Practice English Speaking&Listening with: What is linguistics? Department of Language and Linguistic Science

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Norman Yeo: Many students come in not really knowing what linguistics is.

I mean,

they read the prospectus and they find it exciting, but they actually

don't know what it involves and several students find it challenging but

very rewarding when they actually get it at the end of the day.

That's the really fun bit.

Samuel Wood: Before I came to York studying linguistics I didn't really have an

exact idea of what it was. I knew it was the study of language and that

general area, but I was really coming here for the French mainly,

but since I've been here yeah, definitely linguistics is kind of my main focus now.

Emily Higson: I mean it was a bit different. It was a bit more scientific

than I think I had maybe been expecting, but I personally really liked that.

Sam Hellmuth: Linguistics is one of those hybrid subjects. It's officially an

arts and humanity subject and that's appropriate because you're studying

human language spoken by human beings, but it's also kind of a social science as well.

Traci Walker: One of the special things about the way language and

linguistics is taught at York is that you get experience in a variety of

different methodologies for studying linguistics. We have people coming

from a very formal approach where you'll learn things like syntactic trees

and formal logic and also you can learn things about, you know,

socio-linguistics and interactional linguistics. How people put structures of

language to use for them to actually do things and get on with other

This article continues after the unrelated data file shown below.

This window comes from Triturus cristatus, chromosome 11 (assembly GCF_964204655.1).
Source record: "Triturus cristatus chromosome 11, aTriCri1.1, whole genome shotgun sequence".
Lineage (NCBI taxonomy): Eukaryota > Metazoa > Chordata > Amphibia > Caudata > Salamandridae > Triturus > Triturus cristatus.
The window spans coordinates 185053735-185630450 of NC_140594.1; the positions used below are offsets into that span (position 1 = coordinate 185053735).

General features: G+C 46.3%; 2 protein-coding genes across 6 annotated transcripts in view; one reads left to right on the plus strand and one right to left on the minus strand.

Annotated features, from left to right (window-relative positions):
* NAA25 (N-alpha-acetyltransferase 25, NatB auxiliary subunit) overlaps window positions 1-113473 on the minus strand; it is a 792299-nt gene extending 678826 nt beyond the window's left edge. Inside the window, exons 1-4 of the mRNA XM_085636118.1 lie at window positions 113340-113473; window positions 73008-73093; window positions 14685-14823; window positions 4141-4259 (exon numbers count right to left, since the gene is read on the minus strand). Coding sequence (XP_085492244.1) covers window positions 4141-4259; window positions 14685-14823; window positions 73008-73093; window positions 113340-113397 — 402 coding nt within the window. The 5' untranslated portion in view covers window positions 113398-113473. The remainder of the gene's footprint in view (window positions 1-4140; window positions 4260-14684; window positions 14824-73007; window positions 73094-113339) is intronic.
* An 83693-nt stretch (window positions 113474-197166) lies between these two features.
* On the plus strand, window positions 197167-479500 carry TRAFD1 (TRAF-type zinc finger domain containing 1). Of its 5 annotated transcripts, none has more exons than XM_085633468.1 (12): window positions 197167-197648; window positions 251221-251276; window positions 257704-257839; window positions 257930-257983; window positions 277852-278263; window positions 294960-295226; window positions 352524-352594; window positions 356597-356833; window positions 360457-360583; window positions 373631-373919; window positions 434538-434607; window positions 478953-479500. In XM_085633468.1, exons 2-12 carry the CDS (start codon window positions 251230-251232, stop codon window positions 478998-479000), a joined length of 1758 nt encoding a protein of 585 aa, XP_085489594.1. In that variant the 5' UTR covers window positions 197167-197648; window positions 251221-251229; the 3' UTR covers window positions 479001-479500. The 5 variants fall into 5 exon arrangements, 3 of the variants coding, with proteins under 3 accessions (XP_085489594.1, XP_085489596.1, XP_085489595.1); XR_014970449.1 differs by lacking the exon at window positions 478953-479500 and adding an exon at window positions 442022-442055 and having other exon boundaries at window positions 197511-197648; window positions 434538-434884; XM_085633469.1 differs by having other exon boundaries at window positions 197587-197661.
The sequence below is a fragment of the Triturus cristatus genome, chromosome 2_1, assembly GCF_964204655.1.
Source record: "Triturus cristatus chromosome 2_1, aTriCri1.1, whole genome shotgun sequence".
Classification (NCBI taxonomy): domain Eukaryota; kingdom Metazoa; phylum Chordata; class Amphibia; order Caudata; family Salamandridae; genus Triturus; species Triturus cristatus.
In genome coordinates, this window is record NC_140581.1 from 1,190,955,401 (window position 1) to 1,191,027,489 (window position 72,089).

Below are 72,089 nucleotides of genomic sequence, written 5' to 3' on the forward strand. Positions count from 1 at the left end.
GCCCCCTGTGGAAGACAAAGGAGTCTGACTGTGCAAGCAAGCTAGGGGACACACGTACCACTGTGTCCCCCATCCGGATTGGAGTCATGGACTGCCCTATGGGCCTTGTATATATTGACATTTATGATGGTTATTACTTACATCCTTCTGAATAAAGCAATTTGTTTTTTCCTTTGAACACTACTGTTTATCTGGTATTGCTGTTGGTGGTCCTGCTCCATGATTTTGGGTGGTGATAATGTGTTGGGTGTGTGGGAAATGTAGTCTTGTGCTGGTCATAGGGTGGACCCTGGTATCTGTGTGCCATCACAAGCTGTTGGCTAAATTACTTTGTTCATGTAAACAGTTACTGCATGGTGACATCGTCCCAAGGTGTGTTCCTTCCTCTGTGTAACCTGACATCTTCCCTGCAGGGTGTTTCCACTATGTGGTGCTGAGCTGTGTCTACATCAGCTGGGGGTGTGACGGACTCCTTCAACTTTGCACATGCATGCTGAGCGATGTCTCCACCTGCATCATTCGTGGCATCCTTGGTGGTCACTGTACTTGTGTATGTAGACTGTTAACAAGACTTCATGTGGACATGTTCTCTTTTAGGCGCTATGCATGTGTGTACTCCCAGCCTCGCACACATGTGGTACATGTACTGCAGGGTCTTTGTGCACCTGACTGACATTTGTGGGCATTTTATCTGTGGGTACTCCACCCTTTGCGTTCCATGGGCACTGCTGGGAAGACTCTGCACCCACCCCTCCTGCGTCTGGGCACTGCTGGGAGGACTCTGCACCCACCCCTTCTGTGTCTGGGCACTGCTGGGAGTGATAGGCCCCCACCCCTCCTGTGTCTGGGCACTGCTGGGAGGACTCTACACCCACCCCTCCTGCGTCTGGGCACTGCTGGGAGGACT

people, or have fights with other people, and do all the kinds of things

that language needs to be used to do.

George Tsoulas: Almost every speciality in linguistics is represented and what

is most exciting is the fact that there's an interaction between different

areas. There's always something new to learn from colleagues that look at

things from completely different perspectives, and that is something that

students always find particularly exciting and rewarding and also of course

very challenging, because they are the ones that have to integrate all the

different insights that they get from various perspectives.

Maria Muradas-Casas: I think what brought me to the Department of Linguistics was

the idea of complementing linguistics with languages and that was quite

attractive reason which I came to York.

Norman Yeo: The kind of knowledge you get from linguistics which teaches you

about the structure of a language and its various components like sound,

meaning, and syntax can be very, very helpful. It's not essential to learn

the language while you do linguistics or to even speak a second language,

but it would be fun.

Dominic Watt: The value of studying language and linguistics at the same time is

that the one benefits the other so you'll understand a lot more about the

language that you're studying, the languages, plural, if you also know

something about linguistics; and understanding what linguistics is about is

also massively assisted by studying a language.

Samuel Wood: Even if you don't know what linguistics is I would say definitely

look it up a little bit, but you know let it surprise you. Don't come with

a preconceived idea of whether it will be difficult or whether you'll find

certain things interesting in it because it surprised me.

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